Small Motor Bikes

Written by Charles Peacock
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Motorcycling is one of the great joys of my life. My dad always had at least one motorcycle in the garage, and ever since I was big enough to stand one up on my own, he was teaching me to ride. Luckily for me, I had a great teacher who stressed safety and taught me how to handle a bike even in difficult situations. The experience I gained in my early years of riding prepared me for what I see every day on the road, and made me a safer and more careful rider.

Learning to Ride a Motorcycle

Learning to ride a motorcycle can be a bit intimidating. If you're a little nervous about the idea of balancing yourself on a large, heavy machine with only two wheels, don't worry--you're not alone. Few people get on a bike for the first time without worry about messing it--or themselves--up.

The best piece of advice I would have for anyone interested in learning to drive a motorcycle is this: start small. Inexperienced riders on large, heavy bikes are a recipe for disaster. Until you feel comfortable on a large bike, you should restrict yourself to smaller bikes that you can easily pick up off the ground and balance between your legs.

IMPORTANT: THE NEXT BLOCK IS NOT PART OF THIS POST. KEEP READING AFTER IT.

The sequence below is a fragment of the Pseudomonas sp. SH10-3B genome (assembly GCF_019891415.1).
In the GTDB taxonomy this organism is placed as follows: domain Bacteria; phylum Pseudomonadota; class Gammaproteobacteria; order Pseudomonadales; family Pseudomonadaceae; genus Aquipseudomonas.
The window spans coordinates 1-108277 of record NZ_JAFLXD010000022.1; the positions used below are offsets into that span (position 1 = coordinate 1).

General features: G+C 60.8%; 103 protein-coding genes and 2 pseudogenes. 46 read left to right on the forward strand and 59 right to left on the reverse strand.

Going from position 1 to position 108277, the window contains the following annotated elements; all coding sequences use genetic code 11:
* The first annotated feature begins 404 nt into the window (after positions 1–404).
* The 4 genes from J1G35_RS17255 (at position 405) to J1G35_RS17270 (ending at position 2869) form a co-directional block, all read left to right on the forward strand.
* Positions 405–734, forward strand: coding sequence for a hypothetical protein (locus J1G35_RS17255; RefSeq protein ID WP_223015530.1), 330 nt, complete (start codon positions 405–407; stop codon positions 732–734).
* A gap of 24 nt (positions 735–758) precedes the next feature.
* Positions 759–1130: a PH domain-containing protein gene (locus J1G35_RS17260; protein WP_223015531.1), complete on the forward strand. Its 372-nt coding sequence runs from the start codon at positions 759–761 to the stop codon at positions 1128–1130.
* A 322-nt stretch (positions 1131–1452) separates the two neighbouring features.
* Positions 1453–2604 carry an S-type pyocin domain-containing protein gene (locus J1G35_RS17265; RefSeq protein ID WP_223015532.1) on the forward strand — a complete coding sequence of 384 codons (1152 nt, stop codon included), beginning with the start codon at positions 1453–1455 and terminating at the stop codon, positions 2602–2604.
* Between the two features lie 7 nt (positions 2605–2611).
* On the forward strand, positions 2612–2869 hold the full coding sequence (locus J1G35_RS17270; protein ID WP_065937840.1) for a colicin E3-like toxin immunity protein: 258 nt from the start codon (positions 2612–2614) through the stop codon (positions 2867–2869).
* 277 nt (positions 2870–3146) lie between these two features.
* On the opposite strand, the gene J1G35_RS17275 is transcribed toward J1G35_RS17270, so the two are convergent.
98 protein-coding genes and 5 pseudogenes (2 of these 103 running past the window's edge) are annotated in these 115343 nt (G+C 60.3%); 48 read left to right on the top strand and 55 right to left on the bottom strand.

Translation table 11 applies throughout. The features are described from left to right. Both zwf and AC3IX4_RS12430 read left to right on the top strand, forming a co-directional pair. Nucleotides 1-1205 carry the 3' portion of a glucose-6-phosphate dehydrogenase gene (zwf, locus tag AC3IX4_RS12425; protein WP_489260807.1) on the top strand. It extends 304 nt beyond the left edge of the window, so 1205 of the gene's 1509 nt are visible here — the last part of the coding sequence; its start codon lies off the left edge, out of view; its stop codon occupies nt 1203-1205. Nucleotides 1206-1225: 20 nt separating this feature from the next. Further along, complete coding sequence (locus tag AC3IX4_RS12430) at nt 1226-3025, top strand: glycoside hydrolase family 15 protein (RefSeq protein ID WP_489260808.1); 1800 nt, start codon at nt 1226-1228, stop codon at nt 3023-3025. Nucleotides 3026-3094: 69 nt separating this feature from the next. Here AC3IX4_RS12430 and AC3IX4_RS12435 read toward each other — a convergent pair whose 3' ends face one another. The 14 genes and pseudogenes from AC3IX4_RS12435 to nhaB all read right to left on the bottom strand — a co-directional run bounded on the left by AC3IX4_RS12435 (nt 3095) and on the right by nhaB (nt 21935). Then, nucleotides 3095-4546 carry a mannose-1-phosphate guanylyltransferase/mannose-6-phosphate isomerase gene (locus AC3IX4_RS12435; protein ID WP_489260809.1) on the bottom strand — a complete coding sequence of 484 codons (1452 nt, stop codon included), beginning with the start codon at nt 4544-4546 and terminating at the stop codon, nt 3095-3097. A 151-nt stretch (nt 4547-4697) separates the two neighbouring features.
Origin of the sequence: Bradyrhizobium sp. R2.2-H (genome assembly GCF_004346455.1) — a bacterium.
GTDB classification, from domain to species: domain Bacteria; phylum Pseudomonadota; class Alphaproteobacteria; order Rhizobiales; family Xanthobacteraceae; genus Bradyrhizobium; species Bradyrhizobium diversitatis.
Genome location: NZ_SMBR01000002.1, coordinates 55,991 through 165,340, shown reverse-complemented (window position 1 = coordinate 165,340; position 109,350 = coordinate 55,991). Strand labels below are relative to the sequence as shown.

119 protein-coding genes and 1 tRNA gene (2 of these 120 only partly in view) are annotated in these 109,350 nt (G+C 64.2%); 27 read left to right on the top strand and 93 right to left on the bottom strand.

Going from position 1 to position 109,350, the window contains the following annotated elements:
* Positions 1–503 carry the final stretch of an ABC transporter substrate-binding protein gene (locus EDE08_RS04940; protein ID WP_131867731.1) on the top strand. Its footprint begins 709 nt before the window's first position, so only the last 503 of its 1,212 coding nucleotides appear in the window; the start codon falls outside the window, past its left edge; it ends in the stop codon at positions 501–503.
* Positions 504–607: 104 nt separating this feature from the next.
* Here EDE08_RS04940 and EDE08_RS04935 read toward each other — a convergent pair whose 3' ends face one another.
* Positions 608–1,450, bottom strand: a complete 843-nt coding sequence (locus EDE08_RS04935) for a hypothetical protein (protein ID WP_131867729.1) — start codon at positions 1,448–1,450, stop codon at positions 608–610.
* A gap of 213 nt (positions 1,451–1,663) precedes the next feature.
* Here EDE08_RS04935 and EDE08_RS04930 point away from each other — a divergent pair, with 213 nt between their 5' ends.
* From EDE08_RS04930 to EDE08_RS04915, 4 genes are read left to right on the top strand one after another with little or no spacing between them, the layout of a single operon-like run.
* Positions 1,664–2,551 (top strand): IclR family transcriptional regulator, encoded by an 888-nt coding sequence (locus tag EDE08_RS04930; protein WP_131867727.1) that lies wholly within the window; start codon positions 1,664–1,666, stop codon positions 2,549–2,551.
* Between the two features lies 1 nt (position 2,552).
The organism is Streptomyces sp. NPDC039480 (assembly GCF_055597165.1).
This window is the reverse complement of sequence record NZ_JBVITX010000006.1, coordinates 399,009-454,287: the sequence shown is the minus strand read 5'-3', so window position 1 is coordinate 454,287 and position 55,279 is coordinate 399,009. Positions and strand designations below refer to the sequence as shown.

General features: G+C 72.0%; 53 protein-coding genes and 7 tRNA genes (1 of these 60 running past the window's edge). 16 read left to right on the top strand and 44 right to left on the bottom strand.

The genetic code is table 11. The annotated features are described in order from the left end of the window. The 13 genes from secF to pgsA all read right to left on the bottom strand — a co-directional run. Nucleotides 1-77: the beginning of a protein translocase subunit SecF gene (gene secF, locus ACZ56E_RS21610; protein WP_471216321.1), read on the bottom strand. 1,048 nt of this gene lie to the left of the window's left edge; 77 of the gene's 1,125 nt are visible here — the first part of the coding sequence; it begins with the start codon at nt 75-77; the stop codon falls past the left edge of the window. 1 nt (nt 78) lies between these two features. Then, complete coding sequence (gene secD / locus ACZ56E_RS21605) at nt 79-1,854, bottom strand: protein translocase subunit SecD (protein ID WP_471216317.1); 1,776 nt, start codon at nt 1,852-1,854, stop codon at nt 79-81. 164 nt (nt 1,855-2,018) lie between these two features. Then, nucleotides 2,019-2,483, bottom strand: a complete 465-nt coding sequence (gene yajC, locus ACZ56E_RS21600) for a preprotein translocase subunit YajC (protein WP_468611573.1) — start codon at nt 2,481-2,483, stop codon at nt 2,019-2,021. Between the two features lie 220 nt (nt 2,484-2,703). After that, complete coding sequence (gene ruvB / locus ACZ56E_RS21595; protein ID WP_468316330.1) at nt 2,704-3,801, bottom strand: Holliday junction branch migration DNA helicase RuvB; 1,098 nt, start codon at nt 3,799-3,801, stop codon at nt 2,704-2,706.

Starting on a small bike will give you the feeling that you are in control--not the bike. It will also mean that you're riding a bike with a smaller engine, so you don't have to worry about going too fast. Once you feel that you have mastered the smaller bike, try one a little heavier and see how it feels. You'll find that everything you learned from the small bike will translate perfectly.

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